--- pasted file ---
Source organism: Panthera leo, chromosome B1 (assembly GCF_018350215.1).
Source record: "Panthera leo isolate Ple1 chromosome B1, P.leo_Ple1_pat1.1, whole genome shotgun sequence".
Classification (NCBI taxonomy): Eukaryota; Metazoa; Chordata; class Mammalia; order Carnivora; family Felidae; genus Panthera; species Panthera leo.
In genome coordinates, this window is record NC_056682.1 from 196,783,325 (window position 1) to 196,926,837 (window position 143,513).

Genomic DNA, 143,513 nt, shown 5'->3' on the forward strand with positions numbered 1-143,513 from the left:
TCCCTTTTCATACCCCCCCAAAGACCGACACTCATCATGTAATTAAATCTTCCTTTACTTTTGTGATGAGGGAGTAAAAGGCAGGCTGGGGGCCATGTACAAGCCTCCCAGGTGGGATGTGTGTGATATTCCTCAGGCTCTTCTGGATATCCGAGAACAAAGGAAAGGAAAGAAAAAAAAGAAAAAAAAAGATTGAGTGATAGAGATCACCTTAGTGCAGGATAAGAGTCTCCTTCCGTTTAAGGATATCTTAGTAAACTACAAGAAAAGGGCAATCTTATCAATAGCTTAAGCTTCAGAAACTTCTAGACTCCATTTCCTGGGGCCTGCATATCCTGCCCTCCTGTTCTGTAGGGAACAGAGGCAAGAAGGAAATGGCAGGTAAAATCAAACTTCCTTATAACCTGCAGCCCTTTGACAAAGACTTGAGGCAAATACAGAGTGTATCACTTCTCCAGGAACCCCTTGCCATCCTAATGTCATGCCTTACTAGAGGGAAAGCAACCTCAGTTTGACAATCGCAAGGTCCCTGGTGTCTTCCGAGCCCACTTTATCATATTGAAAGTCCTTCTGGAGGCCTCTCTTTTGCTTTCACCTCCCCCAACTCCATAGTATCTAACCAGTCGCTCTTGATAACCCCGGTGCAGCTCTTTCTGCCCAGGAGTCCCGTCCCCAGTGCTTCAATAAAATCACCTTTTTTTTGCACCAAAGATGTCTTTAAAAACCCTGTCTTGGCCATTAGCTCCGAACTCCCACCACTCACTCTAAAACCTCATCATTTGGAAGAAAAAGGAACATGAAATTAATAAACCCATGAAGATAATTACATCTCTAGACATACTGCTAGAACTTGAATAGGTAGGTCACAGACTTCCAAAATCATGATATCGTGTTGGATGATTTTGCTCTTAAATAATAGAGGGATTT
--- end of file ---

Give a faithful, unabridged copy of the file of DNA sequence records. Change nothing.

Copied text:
Source organism: Panthera leo, chromosome B1 (assembly GCF_018350215.1).
Source record: "Panthera leo isolate Ple1 chromosome B1, P.leo_Ple1_pat1.1, whole genome shotgun sequence".
Classification (NCBI taxonomy): Eukaryota; Metazoa; Chordata; class Mammalia; order Carnivora; family Felidae; genus Panthera; species Panthera leo.
In genome coordinates, this window is record NC_056682.1 from 196,783,325 (window position 1) to 196,926,837 (window position 143,513).

Genomic DNA, 143,513 nt, shown 5'->3' on the forward strand with positions numbered 1-143,513 from the left:
TCCCTTTTCATACCCCCCCAAAGACCGACACTCATCATGTAATTAAATCTTCCTTTACTTTTGTGATGAGGGAGTAAAAGGCAGGCTGGGGGCCATGTACAAGCCTCCCAGGTGGGATGTGTGTGATATTCCTCAGGCTCTTCTGGATATCCGAGAACAAAGGAAAGGAAAGAAAAAAAAGAAAAAAAAAGATTGAGTGATAGAGATCACCTTAGTGCAGGATAAGAGTCTCCTTCCGTTTAAGGATATCTTAGTAAACTACAAGAAAAGGGCAATCTTATCAATAGCTTAAGCTTCAGAAACTTCTAGACTCCATTTCCTGGGGCCTGCATATCCTGCCCTCCTGTTCTGTAGGGAACAGAGGCAAGAAGGAAATGGCAGGTAAAATCAAACTTCCTTATAACCTGCAGCCCTTTGACAAAGACTTGAGGCAAATACAGAGTGTATCACTTCTCCAGGAACCCCTTGCCATCCTAATGTCATGCCTTACTAGAGGGAAAGCAACCTCAGTTTGACAATCGCAAGGTCCCTGGTGTCTTCCGAGCCCACTTTATCATATTGAAAGTCCTTCTGGAGGCCTCTCTTTTGCTTTCACCTCCCCCAACTCCATAGTATCTAACCAGTCGCTCTTGATAACCCCGGTGCAGCTCTTTCTGCCCAGGAGTCCCGTCCCCAGTGCTTCAATAAAATCACCTTTTTTTTGCACCAAAGATGTCTTTAAAAACCCTGTCTTGGCCATTAGCTCCGAACTCCCACCACTCACTCTAAAACCTCATCATTTGGAAGAAAAAGGAACATGAAATTAATAAACCCATGAAGATAATTACATCTCTAGACATACTGCTAGAACTTGAATAGGTAGGTCACAGACTTCCAAAATCATGATATCGTGTTGGATGATTTTGCTCTTAAATAATAGAGGGATTT